Clark L. Hull Clark Leonard Hull (May 24, 1884 – May 10, 1952) was an influential American psychologist who sought to explain learning and motivation by scientific laws of behavior. Hull is known for his debates with Edward C. Tolman. He is also known for his work in drive theory. Hull spent the mature part of his career at Yale University, where he was recruited by the president and former-psychologist, James Rowland Angell. He is perhaps best known for the "goal gradient" effect or hypothesis, wherein organisms spend disproportionate amounts of effort in the final stages of attainment of the object of drives. Background[edit] Early life[edit] Higher education[edit] Later life[edit] In addition to his other teachings, he was able to teach a psychological test and measurement course. During 1929, he began employment with Yale University and retained it until his death. Research in psychology[edit] Hull’s primary interest was in theories of learning and behaviors that lead to learning. Hypnosis[edit]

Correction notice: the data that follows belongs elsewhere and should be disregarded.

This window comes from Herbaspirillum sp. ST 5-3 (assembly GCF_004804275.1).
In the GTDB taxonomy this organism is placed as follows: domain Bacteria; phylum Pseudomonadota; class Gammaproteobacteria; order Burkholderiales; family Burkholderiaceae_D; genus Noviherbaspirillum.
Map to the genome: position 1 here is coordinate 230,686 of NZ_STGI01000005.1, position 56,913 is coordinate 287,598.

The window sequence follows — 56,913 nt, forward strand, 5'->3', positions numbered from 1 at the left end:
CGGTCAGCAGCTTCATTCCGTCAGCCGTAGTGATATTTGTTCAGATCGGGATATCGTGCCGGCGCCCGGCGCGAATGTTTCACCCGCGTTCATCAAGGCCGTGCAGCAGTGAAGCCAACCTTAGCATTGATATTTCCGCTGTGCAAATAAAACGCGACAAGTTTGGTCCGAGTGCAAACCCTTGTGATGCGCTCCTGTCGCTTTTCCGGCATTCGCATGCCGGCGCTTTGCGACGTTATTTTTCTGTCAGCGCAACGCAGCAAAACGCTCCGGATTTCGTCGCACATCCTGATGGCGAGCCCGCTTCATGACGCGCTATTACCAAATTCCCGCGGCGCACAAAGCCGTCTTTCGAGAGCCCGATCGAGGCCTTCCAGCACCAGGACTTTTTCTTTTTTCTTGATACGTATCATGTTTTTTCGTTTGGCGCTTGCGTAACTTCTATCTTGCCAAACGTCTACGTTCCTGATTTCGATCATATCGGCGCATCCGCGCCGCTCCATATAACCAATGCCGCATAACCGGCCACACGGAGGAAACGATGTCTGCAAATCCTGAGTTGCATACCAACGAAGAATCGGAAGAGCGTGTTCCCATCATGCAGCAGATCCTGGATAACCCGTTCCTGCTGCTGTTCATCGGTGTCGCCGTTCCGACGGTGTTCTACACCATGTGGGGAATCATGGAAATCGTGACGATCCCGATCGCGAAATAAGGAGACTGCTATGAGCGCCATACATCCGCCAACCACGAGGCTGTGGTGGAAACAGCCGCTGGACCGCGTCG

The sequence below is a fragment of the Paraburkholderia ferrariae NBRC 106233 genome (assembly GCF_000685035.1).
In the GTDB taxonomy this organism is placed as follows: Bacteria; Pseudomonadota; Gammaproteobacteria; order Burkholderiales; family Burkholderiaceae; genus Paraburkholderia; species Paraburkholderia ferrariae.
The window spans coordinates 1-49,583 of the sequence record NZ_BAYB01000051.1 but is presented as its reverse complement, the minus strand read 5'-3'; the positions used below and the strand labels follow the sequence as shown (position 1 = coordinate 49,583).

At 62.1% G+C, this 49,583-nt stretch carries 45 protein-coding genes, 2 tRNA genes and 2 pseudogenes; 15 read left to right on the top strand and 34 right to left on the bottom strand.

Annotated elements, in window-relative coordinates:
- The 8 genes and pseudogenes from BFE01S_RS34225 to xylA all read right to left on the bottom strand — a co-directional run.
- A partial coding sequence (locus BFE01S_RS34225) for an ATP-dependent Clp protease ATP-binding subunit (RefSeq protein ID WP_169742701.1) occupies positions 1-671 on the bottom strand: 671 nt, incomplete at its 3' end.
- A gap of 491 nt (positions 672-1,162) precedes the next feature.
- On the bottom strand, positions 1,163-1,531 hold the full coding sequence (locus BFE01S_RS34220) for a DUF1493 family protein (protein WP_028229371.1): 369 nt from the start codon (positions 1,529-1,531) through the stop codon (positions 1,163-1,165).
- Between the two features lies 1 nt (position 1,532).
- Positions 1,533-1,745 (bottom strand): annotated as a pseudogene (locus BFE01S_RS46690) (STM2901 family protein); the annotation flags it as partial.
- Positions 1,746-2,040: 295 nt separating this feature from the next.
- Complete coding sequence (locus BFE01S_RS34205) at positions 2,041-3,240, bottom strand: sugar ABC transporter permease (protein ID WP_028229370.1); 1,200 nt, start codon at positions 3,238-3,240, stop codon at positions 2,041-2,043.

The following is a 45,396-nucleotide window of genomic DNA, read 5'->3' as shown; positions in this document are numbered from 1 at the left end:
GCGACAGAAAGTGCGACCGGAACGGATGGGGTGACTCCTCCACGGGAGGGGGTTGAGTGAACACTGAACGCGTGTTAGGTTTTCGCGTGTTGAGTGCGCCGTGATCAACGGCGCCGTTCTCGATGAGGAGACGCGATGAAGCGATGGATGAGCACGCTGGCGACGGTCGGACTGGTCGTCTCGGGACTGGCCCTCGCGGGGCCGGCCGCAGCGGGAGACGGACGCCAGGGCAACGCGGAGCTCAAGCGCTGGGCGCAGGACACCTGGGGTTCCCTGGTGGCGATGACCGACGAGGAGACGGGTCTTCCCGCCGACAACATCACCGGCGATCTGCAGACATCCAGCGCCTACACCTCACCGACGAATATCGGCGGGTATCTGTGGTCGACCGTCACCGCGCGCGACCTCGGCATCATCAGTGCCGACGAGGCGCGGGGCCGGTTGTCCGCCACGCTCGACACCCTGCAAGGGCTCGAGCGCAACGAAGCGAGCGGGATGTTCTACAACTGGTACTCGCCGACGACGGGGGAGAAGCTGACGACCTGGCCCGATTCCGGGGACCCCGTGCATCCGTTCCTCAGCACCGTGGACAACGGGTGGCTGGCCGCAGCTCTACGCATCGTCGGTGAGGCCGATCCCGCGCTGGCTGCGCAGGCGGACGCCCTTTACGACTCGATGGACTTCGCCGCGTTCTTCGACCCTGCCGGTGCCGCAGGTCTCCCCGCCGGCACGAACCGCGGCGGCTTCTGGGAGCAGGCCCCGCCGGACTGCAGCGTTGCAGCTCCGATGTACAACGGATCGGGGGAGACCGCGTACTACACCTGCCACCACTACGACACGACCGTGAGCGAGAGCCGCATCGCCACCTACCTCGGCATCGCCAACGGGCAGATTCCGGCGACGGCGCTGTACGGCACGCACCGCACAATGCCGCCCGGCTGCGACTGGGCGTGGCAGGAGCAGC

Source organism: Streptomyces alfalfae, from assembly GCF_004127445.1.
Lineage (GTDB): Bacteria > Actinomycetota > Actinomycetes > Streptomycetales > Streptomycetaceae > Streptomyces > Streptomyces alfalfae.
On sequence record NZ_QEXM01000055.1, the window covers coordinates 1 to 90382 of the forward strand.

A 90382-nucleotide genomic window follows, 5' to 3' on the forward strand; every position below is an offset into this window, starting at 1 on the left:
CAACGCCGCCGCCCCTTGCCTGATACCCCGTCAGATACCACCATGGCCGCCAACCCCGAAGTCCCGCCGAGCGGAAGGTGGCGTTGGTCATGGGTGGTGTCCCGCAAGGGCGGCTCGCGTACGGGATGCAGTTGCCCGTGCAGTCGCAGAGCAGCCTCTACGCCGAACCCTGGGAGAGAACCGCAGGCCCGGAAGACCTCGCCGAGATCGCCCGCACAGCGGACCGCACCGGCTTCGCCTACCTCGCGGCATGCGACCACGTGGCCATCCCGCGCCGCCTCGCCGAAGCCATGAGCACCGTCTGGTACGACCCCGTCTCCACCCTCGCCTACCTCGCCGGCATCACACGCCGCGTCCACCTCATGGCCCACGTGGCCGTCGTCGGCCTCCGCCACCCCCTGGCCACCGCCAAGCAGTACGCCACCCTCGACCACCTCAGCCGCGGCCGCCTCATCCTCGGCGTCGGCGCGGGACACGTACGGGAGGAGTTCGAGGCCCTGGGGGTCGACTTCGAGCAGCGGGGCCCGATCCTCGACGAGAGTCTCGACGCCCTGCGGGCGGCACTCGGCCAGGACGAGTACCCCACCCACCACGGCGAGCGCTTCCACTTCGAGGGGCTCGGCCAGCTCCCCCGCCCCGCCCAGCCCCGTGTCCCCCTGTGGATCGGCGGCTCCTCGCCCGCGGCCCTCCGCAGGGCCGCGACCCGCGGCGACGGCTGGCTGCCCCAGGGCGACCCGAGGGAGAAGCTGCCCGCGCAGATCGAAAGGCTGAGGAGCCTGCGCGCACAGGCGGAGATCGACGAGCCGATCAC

Drive theory In psychology, a drive theory or drive doctrine[1] is a theory that attempts to define, analyze or classify the psychological drives. A drive is an “excitatory state produced by a homeostatic disturbance”,[2] an instinctual need that has the power of driving the behaviour of an individual.[3] Drive theory is based on the principle that organisms are born with certain psychological needs and that a negative state of tension is created when these needs are not satisfied. When a need is satisfied, drive is reduced and the organism returns to a state of homeostasis and relaxation. According to the theory, drive tends to increase over time and operates on a feedback control system, much like a thermostat. Psychoanalysis[edit] In Freudian psychoanalysis, drive theory (German: Triebtheorie, German: Trieblehre)[1] refers to the theory of drives, motivations, or instincts, that have clear objects. Early attachment theory[edit] Social psychology[edit] Corroborative evidence[edit] See Also[edit] Sisu